The people’s war against the novel coronavirus (COVID-19) epidemic is entering a decisive stage in China. Under the strong leadership of the central government, the whole nation has devoted tremendous amounts of resources and efforts to this war. The prevention and control of the epidemic in Hubei, especially in such heavily-hit areas as Wuhan, has become a key campaign; and the measures taken by other Chinese regions will determine whether this war will turn to be a war of attrition or a protracted war. For now, a few questions remain for the international community concerned about how soon China will totally conquer the coronavirus: When will be the turning point of the epidemic? What new measurers and efforts have the Chinese government and people taken to fight against the epidemic and with what effects? What new progresses have been made by the Chinese medical community in epidemic control and treatment to COVID-19 patients? And what lessons can be learned by the international public health circles from this war against an epidemic of even greater impact than the severe acute respiratory syndrome (SARS) epidemic in 2003? This report gives latest answers to those questions from a special research team at Shanghai Institutes for International Studies (SIIS).
The reports concludes that at present, the COVID-19 epidemic manifests a trend of localized clusters of outbreak (especially in the City of Wuhan and some other areas in Hubei Province) but coming increasingly in check in other parts of China. The situation in Hubei, Wuhan and other regions is expected to be further improved with enhanced national strategy and measures. Nevertheless, the turning point of the epidemic will depend on the effectiveness of the current prevention and control measures, as well as cooperation of the general public. In the next week or two, China will be faced by new challenges as millions of people return to work in major cities after the Spring Festival. If the number of new infections can be kept low for two weeks, then we can say the turning point has come in China except for Hubei.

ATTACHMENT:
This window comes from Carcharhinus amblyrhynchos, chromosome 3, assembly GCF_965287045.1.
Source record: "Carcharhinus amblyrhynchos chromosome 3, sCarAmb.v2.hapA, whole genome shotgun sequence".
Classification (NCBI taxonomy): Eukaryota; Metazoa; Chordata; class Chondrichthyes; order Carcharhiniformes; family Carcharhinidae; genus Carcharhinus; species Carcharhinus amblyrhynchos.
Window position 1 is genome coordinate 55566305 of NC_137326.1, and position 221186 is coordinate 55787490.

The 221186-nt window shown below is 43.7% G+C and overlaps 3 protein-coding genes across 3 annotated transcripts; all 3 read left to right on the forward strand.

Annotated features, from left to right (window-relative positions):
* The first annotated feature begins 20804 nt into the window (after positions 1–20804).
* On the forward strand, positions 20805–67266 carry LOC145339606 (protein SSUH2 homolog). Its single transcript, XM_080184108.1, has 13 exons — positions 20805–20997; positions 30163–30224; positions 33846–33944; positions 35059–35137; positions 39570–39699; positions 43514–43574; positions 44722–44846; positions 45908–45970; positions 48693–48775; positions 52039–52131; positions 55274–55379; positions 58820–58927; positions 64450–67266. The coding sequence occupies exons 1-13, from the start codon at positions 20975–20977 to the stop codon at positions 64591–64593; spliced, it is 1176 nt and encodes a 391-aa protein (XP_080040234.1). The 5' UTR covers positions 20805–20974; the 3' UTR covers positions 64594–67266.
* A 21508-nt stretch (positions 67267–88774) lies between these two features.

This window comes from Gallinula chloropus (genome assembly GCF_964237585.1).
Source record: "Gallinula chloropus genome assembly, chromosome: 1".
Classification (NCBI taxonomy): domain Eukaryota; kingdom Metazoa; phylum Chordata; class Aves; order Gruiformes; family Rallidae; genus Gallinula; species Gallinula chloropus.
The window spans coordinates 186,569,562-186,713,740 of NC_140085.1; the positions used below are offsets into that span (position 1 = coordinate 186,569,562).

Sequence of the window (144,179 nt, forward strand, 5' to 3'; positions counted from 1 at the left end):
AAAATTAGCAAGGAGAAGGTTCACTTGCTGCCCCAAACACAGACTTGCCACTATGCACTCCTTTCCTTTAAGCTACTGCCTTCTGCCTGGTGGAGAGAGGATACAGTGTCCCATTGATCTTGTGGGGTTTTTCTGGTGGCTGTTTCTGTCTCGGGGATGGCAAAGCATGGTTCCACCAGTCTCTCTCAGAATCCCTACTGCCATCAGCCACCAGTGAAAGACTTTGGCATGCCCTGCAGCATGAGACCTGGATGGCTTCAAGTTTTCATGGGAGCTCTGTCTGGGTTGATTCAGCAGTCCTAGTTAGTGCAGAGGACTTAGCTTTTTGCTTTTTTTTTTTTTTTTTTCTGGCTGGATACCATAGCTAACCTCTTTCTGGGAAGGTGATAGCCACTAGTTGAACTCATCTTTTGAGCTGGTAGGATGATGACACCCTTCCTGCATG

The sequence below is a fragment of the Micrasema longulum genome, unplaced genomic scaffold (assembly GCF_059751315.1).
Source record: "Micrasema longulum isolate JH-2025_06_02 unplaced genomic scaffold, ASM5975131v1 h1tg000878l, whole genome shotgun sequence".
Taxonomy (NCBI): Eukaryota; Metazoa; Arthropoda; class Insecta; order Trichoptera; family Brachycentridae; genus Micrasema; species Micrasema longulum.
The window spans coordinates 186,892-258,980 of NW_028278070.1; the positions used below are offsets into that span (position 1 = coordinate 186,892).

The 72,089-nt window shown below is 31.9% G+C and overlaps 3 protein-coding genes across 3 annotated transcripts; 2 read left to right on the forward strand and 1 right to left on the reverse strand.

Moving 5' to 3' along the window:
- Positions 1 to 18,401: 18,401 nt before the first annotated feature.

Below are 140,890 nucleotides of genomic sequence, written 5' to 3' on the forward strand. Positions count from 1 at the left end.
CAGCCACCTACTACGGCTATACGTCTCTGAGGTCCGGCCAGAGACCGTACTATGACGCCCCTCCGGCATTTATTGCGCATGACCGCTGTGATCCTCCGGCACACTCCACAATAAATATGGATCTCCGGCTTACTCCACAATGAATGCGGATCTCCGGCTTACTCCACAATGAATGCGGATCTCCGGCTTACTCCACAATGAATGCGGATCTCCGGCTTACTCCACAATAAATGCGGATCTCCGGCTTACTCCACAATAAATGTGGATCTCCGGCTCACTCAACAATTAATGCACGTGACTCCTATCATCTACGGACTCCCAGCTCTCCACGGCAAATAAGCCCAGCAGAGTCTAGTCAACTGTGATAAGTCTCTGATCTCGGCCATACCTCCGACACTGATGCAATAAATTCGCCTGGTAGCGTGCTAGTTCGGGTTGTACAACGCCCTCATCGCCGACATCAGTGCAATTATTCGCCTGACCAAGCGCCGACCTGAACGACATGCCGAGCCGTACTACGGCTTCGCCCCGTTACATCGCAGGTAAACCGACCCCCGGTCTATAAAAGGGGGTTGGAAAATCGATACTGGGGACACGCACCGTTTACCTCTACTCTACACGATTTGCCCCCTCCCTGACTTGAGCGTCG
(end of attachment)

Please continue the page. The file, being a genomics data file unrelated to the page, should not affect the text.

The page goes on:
This report points out that although there is still no direct cure for COVID-19, China’s government branch in charge of epidemic prevention, medical institutions and medical researchers have joined hands in optimizing the epidemic control strategy and patient treatment plans. It proves increasingly effective to detecting, confirming, and treating infected people at the earliest time, as well as to rescuing severely ill patients and reducing mortality rates.
It is also pointed out that China’s whole-of-government approach and efficient social mobilization system are the basic guarantee for victory of the people’s war. The many unconventional measures adopted so far — such as rushing medical staff and other resources to Wuhan from around China, assigning 19 provinces or municipalities to each help treat severely ill patients in a specified area in Hubei, instituting work-from-home arrangements, and calling for the public to stay home unless necessary –all will help China to win the war against the epidemic.
As this report believes in the end, China’s ongoing people’s war against COVID-19 epidemic can lend many lessons and inspirations to the international community for combating pandemics in the future. In the globalized era, the world is yet to be ready for pandemics breaking out in mega-cities. How to strengthen the response capabilities of local public health systems in face of an epidemic? How to gather and coordinate various resources of a nation for effective epidemic prevention and control? And how to enhance the sense of a community of shared future for mankind and reinforce joint efforts of the international community against a pandemic? The key to those questions lies in solidarity of the nation, scientific prevention and control measures, and strengthened international cooperation. I firmly believe this people’s war against the epidemic will give much enlightenment to both China and the international community.
President, Shanghai Institutes for International Studies
February 14th, 2020
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